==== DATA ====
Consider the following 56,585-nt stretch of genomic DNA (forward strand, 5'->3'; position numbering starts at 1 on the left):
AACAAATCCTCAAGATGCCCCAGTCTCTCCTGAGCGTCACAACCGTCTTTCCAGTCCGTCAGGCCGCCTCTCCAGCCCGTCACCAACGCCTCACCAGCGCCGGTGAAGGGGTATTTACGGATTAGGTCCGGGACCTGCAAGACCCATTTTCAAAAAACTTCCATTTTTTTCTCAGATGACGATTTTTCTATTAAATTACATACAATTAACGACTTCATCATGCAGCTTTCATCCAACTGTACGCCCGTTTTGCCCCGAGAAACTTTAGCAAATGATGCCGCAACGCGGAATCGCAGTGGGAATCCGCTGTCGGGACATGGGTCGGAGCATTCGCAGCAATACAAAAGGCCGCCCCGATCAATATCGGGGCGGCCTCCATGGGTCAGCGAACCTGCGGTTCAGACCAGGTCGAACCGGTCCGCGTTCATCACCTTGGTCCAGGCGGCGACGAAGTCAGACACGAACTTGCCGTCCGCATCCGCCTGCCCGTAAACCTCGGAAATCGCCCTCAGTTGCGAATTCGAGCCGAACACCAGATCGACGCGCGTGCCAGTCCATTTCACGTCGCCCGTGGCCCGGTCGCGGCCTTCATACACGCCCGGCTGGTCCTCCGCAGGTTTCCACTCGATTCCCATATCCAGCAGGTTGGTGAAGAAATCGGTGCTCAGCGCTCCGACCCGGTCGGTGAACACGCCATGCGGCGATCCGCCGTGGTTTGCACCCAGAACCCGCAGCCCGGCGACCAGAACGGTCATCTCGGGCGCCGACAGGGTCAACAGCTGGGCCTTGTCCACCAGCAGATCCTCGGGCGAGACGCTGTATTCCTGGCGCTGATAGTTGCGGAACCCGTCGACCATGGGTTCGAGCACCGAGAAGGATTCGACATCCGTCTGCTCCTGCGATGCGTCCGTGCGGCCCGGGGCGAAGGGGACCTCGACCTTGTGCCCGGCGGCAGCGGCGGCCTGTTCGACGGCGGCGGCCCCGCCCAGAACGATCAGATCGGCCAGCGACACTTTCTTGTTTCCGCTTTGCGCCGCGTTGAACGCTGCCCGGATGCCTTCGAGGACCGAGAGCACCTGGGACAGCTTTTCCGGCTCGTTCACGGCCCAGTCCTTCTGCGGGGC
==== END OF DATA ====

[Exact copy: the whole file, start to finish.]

Consider the following 56,585-nt stretch of genomic DNA (forward strand, 5'->3'; position numbering starts at 1 on the left):
AACAAATCCTCAAGATGCCCCAGTCTCTCCTGAGCGTCACAACCGTCTTTCCAGTCCGTCAGGCCGCCTCTCCAGCCCGTCACCAACGCCTCACCAGCGCCGGTGAAGGGGTATTTACGGATTAGGTCCGGGACCTGCAAGACCCATTTTCAAAAAACTTCCATTTTTTTCTCAGATGACGATTTTTCTATTAAATTACATACAATTAACGACTTCATCATGCAGCTTTCATCCAACTGTACGCCCGTTTTGCCCCGAGAAACTTTAGCAAATGATGCCGCAACGCGGAATCGCAGTGGGAATCCGCTGTCGGGACATGGGTCGGAGCATTCGCAGCAATACAAAAGGCCGCCCCGATCAATATCGGGGCGGCCTCCATGGGTCAGCGAACCTGCGGTTCAGACCAGGTCGAACCGGTCCGCGTTCATCACCTTGGTCCAGGCGGCGACGAAGTCAGACACGAACTTGCCGTCCGCATCCGCCTGCCCGTAAACCTCGGAAATCGCCCTCAGTTGCGAATTCGAGCCGAACACCAGATCGACGCGCGTGCCAGTCCATTTCACGTCGCCCGTGGCCCGGTCGCGGCCTTCATACACGCCCGGCTGGTCCTCCGCAGGTTTCCACTCGATTCCCATATCCAGCAGGTTGGTGAAGAAATCGGTGCTCAGCGCTCCGACCCGGTCGGTGAACACGCCATGCGGCGATCCGCCGTGGTTTGCACCCAGAACCCGCAGCCCGGCGACCAGAACGGTCATCTCGGGCGCCGACAGGGTCAACAGCTGGGCCTTGTCCACCAGCAGATCCTCGGGCGAGACGCTGTATTCCTGGCGCTGATAGTTGCGGAACCCGTCGACCATGGGTTCGAGCACCGAGAAGGATTCGACATCCGTCTGCTCCTGCGATGCGTCCGTGCGGCCCGGGGCGAAGGGGACCTCGACCTTGTGCCCGGCGGCAGCGGCGGCCTGTTCGACGGCGGCGGCCCCGCCCAGAACGATCAGATCGGCCAGCGACACTTTCTTGTTTCCGCTTTGCGCCGCGTTGAACGCTGCCCGGATGCCTTCGAGGACCGAGAGCACCTGGGACAGCTTTTCCGGCTCGTTCACGGCCCAGTCCTTCTGCGGGGC